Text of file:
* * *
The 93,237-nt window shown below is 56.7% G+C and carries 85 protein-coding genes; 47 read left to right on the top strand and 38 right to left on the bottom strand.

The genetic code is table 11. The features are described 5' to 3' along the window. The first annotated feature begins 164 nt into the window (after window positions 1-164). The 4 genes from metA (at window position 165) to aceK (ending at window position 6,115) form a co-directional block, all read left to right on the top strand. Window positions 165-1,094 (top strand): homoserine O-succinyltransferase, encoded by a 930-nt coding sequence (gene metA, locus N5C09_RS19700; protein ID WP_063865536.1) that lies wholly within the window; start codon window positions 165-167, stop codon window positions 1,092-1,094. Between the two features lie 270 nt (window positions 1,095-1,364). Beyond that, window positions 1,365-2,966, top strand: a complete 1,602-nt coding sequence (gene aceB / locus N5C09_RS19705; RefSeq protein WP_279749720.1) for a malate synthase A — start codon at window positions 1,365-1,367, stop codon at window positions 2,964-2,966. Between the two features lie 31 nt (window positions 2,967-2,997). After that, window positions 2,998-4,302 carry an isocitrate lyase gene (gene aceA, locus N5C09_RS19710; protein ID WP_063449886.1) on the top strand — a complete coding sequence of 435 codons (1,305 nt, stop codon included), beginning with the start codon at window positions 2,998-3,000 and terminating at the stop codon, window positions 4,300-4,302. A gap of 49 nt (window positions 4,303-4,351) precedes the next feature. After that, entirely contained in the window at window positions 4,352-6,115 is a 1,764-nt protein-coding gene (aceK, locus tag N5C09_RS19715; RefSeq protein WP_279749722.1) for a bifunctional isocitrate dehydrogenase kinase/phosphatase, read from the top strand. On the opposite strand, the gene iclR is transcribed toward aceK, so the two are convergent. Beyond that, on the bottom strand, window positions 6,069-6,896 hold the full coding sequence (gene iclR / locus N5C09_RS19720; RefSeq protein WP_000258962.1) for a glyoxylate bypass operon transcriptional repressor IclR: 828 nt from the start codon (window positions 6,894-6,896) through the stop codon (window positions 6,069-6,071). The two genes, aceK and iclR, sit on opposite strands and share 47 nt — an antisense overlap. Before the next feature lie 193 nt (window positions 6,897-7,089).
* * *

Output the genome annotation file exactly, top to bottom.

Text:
The 93,237-nt window shown below is 56.7% G+C and carries 85 protein-coding genes; 47 read left to right on the top strand and 38 right to left on the bottom strand.

The genetic code is table 11. The features are described 5' to 3' along the window. The first annotated feature begins 164 nt into the window (after window positions 1-164). The 4 genes from metA (at window position 165) to aceK (ending at window position 6,115) form a co-directional block, all read left to right on the top strand. Window positions 165-1,094 (top strand): homoserine O-succinyltransferase, encoded by a 930-nt coding sequence (gene metA, locus N5C09_RS19700; protein ID WP_063865536.1) that lies wholly within the window; start codon window positions 165-167, stop codon window positions 1,092-1,094. Between the two features lie 270 nt (window positions 1,095-1,364). Beyond that, window positions 1,365-2,966, top strand: a complete 1,602-nt coding sequence (gene aceB / locus N5C09_RS19705; RefSeq protein WP_279749720.1) for a malate synthase A — start codon at window positions 1,365-1,367, stop codon at window positions 2,964-2,966. Between the two features lie 31 nt (window positions 2,967-2,997). After that, window positions 2,998-4,302 carry an isocitrate lyase gene (gene aceA, locus N5C09_RS19710; protein ID WP_063449886.1) on the top strand — a complete coding sequence of 435 codons (1,305 nt, stop codon included), beginning with the start codon at window positions 2,998-3,000 and terminating at the stop codon, window positions 4,300-4,302. A gap of 49 nt (window positions 4,303-4,351) precedes the next feature. After that, entirely contained in the window at window positions 4,352-6,115 is a 1,764-nt protein-coding gene (aceK, locus tag N5C09_RS19715; RefSeq protein WP_279749722.1) for a bifunctional isocitrate dehydrogenase kinase/phosphatase, read from the top strand. On the opposite strand, the gene iclR is transcribed toward aceK, so the two are convergent. Beyond that, on the bottom strand, window positions 6,069-6,896 hold the full coding sequence (gene iclR / locus N5C09_RS19720; RefSeq protein WP_000258962.1) for a glyoxylate bypass operon transcriptional repressor IclR: 828 nt from the start codon (window positions 6,894-6,896) through the stop codon (window positions 6,069-6,071). The two genes, aceK and iclR, sit on opposite strands and share 47 nt — an antisense overlap. Before the next feature lie 193 nt (window positions 6,897-7,089).